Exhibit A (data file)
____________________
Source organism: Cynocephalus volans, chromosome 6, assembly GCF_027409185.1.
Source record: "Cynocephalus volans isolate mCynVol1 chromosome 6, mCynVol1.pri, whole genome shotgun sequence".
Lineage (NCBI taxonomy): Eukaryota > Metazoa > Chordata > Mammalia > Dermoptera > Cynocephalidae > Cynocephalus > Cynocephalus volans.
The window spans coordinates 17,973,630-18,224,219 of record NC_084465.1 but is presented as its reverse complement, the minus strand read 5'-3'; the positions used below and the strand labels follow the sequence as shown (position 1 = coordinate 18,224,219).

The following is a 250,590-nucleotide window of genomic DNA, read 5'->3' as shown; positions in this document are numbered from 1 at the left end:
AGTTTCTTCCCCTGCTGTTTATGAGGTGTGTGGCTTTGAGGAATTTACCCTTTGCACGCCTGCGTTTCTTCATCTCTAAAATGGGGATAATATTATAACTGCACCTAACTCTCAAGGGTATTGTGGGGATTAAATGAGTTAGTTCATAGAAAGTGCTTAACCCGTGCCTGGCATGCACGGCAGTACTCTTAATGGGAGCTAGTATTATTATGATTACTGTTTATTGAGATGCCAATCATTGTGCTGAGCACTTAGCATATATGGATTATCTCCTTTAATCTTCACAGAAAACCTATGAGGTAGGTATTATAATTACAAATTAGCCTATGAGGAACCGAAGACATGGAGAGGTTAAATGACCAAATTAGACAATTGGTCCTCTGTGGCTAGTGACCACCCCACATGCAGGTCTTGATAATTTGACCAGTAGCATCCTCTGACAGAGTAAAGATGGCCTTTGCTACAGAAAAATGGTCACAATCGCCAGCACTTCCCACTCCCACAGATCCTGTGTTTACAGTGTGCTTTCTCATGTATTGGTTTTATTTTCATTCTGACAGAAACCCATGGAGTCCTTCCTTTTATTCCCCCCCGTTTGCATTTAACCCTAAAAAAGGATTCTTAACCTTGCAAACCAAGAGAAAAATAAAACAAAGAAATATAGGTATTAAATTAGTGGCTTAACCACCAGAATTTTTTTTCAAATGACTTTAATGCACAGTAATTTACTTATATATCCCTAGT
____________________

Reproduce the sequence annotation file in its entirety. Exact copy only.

Source organism: Cynocephalus volans, chromosome 6, assembly GCF_027409185.1.
Source record: "Cynocephalus volans isolate mCynVol1 chromosome 6, mCynVol1.pri, whole genome shotgun sequence".
Lineage (NCBI taxonomy): Eukaryota > Metazoa > Chordata > Mammalia > Dermoptera > Cynocephalidae > Cynocephalus > Cynocephalus volans.
The window spans coordinates 17,973,630-18,224,219 of record NC_084465.1 but is presented as its reverse complement, the minus strand read 5'-3'; the positions used below and the strand labels follow the sequence as shown (position 1 = coordinate 18,224,219).

The following is a 250,590-nucleotide window of genomic DNA, read 5'->3' as shown; positions in this document are numbered from 1 at the left end:
AGTTTCTTCCCCTGCTGTTTATGAGGTGTGTGGCTTTGAGGAATTTACCCTTTGCACGCCTGCGTTTCTTCATCTCTAAAATGGGGATAATATTATAACTGCACCTAACTCTCAAGGGTATTGTGGGGATTAAATGAGTTAGTTCATAGAAAGTGCTTAACCCGTGCCTGGCATGCACGGCAGTACTCTTAATGGGAGCTAGTATTATTATGATTACTGTTTATTGAGATGCCAATCATTGTGCTGAGCACTTAGCATATATGGATTATCTCCTTTAATCTTCACAGAAAACCTATGAGGTAGGTATTATAATTACAAATTAGCCTATGAGGAACCGAAGACATGGAGAGGTTAAATGACCAAATTAGACAATTGGTCCTCTGTGGCTAGTGACCACCCCACATGCAGGTCTTGATAATTTGACCAGTAGCATCCTCTGACAGAGTAAAGATGGCCTTTGCTACAGAAAAATGGTCACAATCGCCAGCACTTCCCACTCCCACAGATCCTGTGTTTACAGTGTGCTTTCTCATGTATTGGTTTTATTTTCATTCTGACAGAAACCCATGGAGTCCTTCCTTTTATTCCCCCCCGTTTGCATTTAACCCTAAAAAAGGATTCTTAACCTTGCAAACCAAGAGAAAAATAAAACAAAGAAATATAGGTATTAAATTAGTGGCTTAACCACCAGAATTTTTTTTCAAATGACTTTAATGCACAGTAATTTACTTATATATCCCTAGT